David Macdonald: Suite for Piano. Jonathan Faiman: Piano Sonata. Ken Sullivan: Maracaibo. Eric Samuelson: Sonata for Piano. David Shohl: Dynamophone. Derek Bermel: Three Funk Studies; Dodecaphunk. Ricky Ian Gordon: Winter Again; Desire Rag. Johnathan Faiman, piano. Musicians Showcase CD 113098,1999. One compact disc.

The most important and impressive disc of this review is Hie Up the Mountain, music by composers between the ages of about thirty and fifty, now just reaching the height of their creative powers. Not for them the hard edges of mid-century modernism, yet there is considerable craft in the pieces, which leave the listener satisfied, and with a good deal to think about.

Pianist Jonathan Faiman's own Piano Sonata shows a ready technique, and has some interesting passages. His collection of miniatures, Five Vaults, is quite diverse and mostly delightful. The opening movement, "First," has an irresistible rhythmic figure that returns in two later movments. "Poise" and "Float" are especially charming. David Macdonald's Suite for Piano, inspired by French Baroque harpsichord music, varies greatly in mood and style over its three movements. The lovely "Menuet" hints somewhat of Ravel, adn there are carillon-like sonorities reminiscent of Federico Mompou, yet Macdonald's music has a beauty, and a toughness, all its own.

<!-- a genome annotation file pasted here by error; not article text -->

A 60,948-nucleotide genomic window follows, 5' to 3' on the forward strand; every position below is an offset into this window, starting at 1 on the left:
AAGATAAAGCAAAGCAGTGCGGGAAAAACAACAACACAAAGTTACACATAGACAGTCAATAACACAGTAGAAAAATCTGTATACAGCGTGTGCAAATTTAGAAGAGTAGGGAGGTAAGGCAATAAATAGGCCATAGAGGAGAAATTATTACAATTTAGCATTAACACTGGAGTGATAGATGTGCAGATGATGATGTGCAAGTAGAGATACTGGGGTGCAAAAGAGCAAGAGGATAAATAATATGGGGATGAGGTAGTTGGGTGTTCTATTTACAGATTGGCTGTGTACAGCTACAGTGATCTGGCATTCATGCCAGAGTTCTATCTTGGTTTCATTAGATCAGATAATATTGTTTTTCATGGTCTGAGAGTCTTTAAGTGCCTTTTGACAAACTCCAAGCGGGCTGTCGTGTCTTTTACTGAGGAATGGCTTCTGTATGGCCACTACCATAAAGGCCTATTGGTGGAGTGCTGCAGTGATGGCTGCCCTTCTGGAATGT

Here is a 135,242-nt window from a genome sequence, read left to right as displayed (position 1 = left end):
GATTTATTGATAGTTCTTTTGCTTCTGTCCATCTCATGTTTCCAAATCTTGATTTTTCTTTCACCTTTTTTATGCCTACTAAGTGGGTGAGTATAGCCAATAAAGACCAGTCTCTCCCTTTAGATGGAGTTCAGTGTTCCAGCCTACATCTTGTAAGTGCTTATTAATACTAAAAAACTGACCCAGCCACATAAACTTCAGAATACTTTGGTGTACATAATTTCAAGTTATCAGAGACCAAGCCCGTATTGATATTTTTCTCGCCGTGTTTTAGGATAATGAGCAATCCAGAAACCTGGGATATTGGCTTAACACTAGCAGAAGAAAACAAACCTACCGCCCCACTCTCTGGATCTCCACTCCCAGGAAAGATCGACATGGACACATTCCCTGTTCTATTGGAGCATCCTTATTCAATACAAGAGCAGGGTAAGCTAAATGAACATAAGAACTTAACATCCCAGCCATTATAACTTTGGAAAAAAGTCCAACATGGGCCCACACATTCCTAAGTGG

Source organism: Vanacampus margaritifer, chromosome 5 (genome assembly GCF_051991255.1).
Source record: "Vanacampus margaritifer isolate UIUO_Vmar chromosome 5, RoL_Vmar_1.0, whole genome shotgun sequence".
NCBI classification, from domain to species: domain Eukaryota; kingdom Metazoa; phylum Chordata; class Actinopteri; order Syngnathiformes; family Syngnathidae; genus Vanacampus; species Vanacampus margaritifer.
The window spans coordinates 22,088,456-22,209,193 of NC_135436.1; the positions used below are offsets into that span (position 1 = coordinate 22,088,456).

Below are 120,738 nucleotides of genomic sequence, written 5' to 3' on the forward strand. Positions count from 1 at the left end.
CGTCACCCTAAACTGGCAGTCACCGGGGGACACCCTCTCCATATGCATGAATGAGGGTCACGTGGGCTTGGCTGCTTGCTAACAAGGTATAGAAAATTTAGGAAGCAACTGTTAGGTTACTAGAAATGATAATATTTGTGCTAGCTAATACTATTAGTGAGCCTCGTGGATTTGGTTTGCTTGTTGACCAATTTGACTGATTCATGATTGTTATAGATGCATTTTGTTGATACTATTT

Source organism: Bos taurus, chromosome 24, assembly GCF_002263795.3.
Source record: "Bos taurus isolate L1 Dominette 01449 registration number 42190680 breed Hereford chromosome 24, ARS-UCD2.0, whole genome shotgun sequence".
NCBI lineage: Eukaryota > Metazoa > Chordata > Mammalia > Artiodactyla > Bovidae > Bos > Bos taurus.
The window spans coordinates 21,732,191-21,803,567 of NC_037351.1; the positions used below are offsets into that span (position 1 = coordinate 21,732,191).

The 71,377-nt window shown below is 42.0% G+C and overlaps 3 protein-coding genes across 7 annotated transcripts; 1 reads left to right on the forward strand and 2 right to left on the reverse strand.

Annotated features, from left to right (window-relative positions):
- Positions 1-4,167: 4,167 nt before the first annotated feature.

Ken Sullivan's Maracaibo is predictably tropical and lush, but has some surprises and memorable moments. Eric Samuelson's five-movement Sonata for Piano opens with a tough Allegro movement that hints at some of the many earlier masters this very good composers acknowledges. Two fine waltzes frame a magnificent chorale, entitled "Sanctus," the centerpiece of this excellent sonata. The last movment, "Lost Shadow Rag" (a reference to Peter Pan?), is a study in rhythmic displacement, reminiscent of William Bolcom's piano rages, but with a wayward quality that suggests Satie.

David Shohl's Dynamophone -- tough, muscular piano usic, and genuinely exciting -- puts Faiman's considerable technique to the test. Derek Bermel's Three Funk Studies makes a lively impression, particularly the last, which is funky indeed. His Dodecaphunk, described by the composer as a twelve-tone jazz fugue, is jaunty and never sounds academic. Ricky Ian Gordon, the best-known of these young masters, is represented by two wonderful pieces, the intense, moody Winter Again and the brief, creamy Desire Rag. This Musicians Showcase disc is a major contribution to the available body of music by the generation now making its mark in American music. IF you only afford one of these five discs reviewed here, then Hie Up the Mountain is unquestionably the one to get.

--Elliott S. Hurwitt
Hunter College, CUNY